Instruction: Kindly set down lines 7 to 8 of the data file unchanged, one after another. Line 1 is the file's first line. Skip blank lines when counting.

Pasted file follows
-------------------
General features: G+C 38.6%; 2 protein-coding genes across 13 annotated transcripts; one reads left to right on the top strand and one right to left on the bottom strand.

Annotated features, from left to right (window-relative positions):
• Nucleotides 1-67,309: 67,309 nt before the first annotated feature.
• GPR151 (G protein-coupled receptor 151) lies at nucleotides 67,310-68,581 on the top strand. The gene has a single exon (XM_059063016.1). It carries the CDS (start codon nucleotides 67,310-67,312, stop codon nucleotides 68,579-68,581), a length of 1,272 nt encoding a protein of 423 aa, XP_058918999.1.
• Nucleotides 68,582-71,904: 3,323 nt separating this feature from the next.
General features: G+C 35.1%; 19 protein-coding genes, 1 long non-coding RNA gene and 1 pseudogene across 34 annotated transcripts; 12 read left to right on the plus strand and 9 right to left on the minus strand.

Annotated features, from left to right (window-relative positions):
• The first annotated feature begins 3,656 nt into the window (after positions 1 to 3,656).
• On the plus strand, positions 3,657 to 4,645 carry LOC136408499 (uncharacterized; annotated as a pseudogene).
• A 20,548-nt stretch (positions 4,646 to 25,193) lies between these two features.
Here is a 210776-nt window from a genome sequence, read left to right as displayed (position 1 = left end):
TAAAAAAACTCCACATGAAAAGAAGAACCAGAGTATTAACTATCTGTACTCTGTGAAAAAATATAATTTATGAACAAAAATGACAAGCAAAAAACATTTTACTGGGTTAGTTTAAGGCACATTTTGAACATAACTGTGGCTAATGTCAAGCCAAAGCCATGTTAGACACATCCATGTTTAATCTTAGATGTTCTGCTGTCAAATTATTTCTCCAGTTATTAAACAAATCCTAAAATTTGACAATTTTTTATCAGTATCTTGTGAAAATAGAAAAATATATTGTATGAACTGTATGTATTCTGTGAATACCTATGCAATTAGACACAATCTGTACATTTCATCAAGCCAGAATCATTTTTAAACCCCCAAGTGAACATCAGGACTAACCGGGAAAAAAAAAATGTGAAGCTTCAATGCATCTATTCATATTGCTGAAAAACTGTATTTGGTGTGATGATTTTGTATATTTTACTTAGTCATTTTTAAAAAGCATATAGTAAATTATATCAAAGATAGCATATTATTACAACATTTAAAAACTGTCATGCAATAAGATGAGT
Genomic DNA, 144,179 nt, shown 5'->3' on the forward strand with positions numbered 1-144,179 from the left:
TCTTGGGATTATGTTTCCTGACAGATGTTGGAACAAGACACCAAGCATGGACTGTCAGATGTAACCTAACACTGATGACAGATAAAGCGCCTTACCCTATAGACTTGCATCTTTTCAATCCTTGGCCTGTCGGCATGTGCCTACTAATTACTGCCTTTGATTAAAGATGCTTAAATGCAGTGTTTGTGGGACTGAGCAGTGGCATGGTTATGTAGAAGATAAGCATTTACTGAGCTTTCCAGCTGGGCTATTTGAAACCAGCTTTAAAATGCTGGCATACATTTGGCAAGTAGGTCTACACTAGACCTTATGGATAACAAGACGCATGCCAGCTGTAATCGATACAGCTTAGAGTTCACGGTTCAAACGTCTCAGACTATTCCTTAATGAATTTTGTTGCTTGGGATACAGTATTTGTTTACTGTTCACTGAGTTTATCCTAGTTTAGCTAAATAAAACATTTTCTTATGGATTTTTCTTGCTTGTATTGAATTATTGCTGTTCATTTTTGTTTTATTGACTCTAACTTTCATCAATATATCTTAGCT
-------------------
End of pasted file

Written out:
Annotated features, from left to right (window-relative positions):
• The first annotated feature begins 3,656 nt into the window (after positions 1 to 3,656).